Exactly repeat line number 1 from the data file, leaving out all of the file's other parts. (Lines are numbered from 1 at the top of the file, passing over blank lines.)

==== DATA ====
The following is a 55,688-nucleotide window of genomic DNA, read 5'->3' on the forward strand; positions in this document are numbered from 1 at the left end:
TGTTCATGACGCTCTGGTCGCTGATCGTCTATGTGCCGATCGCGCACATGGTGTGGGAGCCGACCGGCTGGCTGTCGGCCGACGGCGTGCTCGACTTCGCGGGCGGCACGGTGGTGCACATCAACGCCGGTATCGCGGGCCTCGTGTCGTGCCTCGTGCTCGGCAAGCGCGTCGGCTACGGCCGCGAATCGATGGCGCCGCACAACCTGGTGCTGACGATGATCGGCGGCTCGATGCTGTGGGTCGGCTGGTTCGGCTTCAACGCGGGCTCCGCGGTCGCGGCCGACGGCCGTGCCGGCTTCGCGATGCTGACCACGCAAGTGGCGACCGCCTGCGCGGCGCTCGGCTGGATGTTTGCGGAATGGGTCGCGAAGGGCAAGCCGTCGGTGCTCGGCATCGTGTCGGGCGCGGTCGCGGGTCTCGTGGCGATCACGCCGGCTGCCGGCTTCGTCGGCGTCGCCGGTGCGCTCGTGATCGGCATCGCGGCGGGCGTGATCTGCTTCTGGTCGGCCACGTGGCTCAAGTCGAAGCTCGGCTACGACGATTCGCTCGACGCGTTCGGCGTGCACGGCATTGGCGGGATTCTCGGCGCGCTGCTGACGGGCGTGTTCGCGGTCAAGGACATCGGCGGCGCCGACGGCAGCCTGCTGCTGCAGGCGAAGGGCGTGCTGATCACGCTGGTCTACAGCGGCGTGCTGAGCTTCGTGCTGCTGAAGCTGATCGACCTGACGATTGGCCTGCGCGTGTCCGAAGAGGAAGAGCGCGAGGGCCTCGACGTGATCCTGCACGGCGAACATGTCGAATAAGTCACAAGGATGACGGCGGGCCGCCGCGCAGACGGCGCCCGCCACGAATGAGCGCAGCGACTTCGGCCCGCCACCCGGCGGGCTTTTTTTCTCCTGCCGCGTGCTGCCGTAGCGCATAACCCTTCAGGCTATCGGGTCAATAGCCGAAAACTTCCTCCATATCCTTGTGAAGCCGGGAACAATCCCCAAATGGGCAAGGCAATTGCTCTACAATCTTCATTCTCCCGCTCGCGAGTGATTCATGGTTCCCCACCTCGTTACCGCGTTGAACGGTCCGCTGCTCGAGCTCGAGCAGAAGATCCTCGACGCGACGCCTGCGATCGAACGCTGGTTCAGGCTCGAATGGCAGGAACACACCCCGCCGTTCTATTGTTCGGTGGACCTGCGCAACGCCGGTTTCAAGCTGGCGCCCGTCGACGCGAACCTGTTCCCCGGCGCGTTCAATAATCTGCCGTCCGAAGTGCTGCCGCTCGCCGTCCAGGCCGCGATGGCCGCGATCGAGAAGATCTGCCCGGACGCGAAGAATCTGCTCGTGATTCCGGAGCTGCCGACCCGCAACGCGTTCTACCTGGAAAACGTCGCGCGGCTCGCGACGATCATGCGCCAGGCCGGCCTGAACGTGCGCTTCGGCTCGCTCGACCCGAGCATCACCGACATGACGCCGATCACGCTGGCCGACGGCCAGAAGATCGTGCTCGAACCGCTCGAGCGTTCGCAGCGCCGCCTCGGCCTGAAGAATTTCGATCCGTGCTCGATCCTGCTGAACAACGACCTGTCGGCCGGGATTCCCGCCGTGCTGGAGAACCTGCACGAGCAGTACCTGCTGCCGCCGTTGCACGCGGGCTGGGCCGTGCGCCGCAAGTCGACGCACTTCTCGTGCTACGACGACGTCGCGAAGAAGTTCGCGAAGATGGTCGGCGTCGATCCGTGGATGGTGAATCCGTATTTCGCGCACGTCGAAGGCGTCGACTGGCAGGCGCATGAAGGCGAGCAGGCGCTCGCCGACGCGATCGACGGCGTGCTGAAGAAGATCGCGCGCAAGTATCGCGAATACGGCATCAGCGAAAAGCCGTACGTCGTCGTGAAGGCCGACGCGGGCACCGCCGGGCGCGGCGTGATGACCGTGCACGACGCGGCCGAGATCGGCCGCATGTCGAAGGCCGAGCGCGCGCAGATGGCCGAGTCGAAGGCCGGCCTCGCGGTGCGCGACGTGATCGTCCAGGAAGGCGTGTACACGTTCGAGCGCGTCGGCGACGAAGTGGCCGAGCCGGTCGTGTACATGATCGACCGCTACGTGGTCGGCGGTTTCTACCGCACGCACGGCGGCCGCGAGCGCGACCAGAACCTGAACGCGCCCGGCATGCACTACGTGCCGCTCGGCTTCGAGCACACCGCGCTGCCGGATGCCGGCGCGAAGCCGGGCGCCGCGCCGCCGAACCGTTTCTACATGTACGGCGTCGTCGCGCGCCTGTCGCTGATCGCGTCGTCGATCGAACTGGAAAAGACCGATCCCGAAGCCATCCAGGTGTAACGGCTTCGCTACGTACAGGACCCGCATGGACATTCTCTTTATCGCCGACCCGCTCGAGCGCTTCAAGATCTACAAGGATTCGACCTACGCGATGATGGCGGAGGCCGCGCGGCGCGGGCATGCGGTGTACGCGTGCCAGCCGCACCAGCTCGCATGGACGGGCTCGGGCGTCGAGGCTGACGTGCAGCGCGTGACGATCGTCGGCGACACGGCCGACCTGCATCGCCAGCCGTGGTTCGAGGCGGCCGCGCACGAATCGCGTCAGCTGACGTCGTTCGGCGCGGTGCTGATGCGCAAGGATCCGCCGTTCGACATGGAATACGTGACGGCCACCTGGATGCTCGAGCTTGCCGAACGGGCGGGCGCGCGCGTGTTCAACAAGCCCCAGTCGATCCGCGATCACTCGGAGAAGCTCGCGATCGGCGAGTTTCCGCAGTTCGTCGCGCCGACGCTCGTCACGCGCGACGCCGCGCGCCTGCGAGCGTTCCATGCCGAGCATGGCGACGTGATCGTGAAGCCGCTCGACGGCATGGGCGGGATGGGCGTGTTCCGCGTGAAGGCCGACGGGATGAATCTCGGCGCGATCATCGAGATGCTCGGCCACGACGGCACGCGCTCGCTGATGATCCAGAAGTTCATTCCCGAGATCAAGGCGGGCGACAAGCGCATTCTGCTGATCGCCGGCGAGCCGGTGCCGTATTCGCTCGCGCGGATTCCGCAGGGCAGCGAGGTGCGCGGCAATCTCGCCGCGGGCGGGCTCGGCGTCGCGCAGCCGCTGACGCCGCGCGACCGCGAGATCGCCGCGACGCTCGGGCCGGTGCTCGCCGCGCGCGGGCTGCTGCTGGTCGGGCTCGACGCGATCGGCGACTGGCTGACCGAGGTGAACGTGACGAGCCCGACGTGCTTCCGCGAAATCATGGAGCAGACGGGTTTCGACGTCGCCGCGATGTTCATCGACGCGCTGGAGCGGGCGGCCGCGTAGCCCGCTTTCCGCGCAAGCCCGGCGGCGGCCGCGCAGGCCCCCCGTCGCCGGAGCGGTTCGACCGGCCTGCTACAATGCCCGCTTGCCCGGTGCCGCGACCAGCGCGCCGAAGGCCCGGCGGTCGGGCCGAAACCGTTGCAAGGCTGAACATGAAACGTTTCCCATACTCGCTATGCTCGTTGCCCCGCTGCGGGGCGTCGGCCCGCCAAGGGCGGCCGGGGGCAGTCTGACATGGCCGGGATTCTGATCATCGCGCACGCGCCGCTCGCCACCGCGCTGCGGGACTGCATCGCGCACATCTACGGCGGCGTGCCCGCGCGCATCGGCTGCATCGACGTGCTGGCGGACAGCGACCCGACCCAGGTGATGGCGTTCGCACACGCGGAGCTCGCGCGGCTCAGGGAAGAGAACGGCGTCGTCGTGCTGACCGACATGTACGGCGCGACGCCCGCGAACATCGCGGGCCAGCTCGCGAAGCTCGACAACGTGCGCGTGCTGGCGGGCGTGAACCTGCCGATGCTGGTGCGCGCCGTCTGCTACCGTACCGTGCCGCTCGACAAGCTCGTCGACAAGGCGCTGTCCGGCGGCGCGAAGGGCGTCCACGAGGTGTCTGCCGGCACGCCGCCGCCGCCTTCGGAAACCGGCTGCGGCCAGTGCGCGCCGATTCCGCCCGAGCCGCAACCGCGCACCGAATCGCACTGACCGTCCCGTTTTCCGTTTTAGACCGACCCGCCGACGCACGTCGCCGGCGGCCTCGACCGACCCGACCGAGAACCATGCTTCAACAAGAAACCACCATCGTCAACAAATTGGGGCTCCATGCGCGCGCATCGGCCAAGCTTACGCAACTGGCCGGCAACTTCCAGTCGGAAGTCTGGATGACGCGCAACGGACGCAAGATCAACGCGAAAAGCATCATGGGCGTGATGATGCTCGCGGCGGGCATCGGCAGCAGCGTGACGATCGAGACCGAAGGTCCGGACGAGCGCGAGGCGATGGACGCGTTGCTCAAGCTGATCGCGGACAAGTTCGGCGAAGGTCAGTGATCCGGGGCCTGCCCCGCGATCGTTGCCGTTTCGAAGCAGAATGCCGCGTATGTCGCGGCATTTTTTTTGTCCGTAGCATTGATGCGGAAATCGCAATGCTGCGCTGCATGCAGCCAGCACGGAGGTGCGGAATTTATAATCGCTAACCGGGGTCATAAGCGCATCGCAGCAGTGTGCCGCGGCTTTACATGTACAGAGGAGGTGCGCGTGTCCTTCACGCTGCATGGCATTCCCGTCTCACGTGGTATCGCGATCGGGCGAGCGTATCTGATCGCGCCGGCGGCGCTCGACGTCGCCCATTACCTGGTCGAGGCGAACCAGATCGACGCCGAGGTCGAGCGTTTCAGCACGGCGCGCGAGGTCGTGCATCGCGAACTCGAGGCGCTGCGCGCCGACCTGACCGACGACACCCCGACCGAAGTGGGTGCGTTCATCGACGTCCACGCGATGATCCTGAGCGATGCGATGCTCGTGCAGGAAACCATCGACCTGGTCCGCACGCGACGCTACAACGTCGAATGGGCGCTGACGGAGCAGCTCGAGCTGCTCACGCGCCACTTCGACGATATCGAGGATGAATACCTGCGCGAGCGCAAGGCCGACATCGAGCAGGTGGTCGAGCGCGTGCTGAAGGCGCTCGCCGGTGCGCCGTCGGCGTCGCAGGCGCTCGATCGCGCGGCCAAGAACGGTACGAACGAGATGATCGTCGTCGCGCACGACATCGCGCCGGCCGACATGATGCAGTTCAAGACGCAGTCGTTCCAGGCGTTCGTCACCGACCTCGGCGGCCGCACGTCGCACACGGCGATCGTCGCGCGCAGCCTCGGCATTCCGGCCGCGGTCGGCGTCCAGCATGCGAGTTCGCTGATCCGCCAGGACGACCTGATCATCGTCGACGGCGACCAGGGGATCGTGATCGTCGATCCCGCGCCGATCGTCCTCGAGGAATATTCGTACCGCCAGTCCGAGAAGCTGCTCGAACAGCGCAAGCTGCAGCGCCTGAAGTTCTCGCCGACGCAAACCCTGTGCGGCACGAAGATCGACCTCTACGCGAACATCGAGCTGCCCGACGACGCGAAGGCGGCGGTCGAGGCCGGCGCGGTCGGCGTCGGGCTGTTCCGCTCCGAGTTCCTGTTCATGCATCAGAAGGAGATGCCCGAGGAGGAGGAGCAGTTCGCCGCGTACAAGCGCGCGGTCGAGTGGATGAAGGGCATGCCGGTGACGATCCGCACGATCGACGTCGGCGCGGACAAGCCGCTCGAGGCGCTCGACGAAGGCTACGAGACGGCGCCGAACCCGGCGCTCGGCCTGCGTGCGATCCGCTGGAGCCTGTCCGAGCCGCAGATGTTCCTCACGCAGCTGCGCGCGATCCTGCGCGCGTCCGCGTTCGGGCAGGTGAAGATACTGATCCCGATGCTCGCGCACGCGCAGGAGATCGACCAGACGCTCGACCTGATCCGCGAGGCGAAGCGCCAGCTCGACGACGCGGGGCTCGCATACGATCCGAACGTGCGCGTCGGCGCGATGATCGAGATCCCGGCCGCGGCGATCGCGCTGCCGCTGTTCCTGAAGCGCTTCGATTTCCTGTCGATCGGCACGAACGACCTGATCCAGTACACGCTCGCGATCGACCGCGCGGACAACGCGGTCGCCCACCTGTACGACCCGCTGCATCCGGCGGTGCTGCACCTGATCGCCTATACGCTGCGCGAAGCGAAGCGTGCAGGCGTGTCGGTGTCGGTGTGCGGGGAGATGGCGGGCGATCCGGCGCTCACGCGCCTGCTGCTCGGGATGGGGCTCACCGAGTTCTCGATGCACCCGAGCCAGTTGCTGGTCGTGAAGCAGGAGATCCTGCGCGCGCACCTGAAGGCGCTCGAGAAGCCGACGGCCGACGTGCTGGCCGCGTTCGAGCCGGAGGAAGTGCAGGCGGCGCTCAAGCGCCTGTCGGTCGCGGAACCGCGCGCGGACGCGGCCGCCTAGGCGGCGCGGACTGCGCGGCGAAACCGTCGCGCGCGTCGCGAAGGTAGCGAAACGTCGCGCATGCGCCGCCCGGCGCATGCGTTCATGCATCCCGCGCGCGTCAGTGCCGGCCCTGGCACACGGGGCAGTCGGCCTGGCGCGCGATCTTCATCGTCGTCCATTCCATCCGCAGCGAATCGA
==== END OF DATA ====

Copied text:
The following is a 55,688-nucleotide window of genomic DNA, read 5'->3' on the forward strand; positions in this document are numbered from 1 at the left end: